What Christians can (and should) do well to learn from Judaism is that these “statutes” and “commandments” and “judgments” are not about fulfilling some legal obligation, being “holier than thou”, or stifling independent thought; they are entirely about staying connected with our One, Only, True, and Living Source of Life itself, leaving no portion of our lives untouched by The Lord.  In this we are constantly being reminded of the great care our Lord has taken to teach us, just as a loving parent teaches their children.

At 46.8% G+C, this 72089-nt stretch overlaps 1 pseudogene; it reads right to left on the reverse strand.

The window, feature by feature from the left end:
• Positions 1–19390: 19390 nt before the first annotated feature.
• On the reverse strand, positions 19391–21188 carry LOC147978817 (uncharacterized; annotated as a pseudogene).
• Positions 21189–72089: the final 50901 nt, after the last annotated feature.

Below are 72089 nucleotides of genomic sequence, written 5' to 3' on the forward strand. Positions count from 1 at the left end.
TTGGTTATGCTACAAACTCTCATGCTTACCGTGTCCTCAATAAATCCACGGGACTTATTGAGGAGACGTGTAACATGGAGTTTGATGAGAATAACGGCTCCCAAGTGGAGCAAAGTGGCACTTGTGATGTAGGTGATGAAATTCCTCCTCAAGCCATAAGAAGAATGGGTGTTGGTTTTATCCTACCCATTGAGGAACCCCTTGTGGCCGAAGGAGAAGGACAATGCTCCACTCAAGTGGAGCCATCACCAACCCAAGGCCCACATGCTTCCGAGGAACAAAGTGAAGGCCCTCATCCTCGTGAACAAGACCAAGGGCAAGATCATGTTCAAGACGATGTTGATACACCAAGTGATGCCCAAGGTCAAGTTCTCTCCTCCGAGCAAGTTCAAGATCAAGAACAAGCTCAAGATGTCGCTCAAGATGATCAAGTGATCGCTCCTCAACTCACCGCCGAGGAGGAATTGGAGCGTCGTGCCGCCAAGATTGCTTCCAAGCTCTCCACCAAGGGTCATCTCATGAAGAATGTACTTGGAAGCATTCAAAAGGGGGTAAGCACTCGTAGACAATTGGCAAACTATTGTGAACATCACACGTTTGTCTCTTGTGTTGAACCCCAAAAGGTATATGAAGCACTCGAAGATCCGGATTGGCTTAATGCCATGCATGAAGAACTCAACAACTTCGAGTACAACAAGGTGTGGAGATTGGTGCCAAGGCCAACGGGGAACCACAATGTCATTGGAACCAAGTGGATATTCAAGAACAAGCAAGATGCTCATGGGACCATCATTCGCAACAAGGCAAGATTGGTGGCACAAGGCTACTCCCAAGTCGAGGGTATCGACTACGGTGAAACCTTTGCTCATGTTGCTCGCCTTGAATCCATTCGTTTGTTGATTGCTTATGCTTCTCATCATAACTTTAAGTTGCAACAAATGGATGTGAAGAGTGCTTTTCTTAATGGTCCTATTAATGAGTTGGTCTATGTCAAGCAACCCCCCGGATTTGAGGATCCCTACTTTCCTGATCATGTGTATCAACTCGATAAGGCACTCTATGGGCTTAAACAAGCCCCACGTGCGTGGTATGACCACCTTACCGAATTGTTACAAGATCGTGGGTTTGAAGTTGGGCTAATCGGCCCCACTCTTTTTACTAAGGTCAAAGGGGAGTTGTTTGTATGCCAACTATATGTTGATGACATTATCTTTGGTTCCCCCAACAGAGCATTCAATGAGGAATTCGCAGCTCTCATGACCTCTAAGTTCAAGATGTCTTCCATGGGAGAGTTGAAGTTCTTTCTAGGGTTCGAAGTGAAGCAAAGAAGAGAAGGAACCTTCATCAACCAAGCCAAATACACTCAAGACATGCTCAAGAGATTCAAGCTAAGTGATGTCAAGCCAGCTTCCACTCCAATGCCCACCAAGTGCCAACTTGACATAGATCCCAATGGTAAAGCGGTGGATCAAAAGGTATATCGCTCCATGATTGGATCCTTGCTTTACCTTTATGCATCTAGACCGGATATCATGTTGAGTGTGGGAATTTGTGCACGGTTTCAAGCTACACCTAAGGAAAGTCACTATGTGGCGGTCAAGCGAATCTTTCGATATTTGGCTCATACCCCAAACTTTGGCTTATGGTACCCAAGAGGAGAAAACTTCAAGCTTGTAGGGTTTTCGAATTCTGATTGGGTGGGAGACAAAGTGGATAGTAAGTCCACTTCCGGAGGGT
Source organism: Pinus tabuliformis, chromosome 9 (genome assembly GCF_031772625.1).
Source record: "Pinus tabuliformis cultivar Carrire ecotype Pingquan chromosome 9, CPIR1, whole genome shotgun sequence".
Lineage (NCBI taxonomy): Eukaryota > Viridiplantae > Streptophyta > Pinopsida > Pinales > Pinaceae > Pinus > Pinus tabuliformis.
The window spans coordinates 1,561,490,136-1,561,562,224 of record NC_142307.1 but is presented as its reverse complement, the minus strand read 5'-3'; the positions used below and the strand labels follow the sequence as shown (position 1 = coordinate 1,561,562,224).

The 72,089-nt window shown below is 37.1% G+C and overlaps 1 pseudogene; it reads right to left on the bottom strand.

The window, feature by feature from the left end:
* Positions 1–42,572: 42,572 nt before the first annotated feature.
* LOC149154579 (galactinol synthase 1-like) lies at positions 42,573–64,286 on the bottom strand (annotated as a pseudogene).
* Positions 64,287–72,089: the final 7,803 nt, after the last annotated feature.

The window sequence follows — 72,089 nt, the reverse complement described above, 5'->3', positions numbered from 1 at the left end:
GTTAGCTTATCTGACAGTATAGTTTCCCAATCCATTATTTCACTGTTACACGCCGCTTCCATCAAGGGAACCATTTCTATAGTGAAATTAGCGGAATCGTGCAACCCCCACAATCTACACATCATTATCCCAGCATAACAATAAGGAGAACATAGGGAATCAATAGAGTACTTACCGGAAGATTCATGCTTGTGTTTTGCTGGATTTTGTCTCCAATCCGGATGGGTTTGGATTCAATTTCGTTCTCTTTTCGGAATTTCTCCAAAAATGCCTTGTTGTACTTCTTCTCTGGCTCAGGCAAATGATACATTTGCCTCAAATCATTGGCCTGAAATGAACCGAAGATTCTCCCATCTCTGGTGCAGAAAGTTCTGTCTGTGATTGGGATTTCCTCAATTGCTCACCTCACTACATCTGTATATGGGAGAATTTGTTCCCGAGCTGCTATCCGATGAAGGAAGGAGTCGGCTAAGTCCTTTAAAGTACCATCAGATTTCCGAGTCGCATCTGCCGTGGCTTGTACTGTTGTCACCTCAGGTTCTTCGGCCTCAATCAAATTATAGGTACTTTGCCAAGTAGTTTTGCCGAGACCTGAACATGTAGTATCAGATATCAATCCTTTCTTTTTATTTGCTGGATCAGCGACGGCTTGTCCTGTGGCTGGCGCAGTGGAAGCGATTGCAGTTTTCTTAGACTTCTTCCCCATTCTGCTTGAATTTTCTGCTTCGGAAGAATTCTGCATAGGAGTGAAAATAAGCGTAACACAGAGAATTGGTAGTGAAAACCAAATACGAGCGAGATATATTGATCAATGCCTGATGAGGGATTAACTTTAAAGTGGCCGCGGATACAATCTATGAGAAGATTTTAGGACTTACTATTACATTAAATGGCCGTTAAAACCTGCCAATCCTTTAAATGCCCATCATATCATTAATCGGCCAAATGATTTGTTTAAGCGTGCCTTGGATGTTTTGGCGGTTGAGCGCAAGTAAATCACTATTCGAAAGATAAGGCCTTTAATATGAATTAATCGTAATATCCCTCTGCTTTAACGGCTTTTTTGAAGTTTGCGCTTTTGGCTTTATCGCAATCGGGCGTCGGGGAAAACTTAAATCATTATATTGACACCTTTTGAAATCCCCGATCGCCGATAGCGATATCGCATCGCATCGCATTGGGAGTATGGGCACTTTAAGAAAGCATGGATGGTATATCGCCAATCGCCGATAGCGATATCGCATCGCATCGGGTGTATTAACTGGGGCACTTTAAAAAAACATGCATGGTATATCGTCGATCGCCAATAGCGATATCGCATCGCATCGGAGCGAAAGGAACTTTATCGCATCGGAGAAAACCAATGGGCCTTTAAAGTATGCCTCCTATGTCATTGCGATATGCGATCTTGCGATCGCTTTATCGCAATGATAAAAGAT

We are called to obedience, of course, but serious prayer and study of the Scriptures also teaches us why we should pursue obedience.  It is always about Divine Love, but we will not know what Divine Love really means unless or until we are fully engaged in and with The Lord.

Obedience is not being unduly burdened; it is being fully loved.

Blessings,

Michael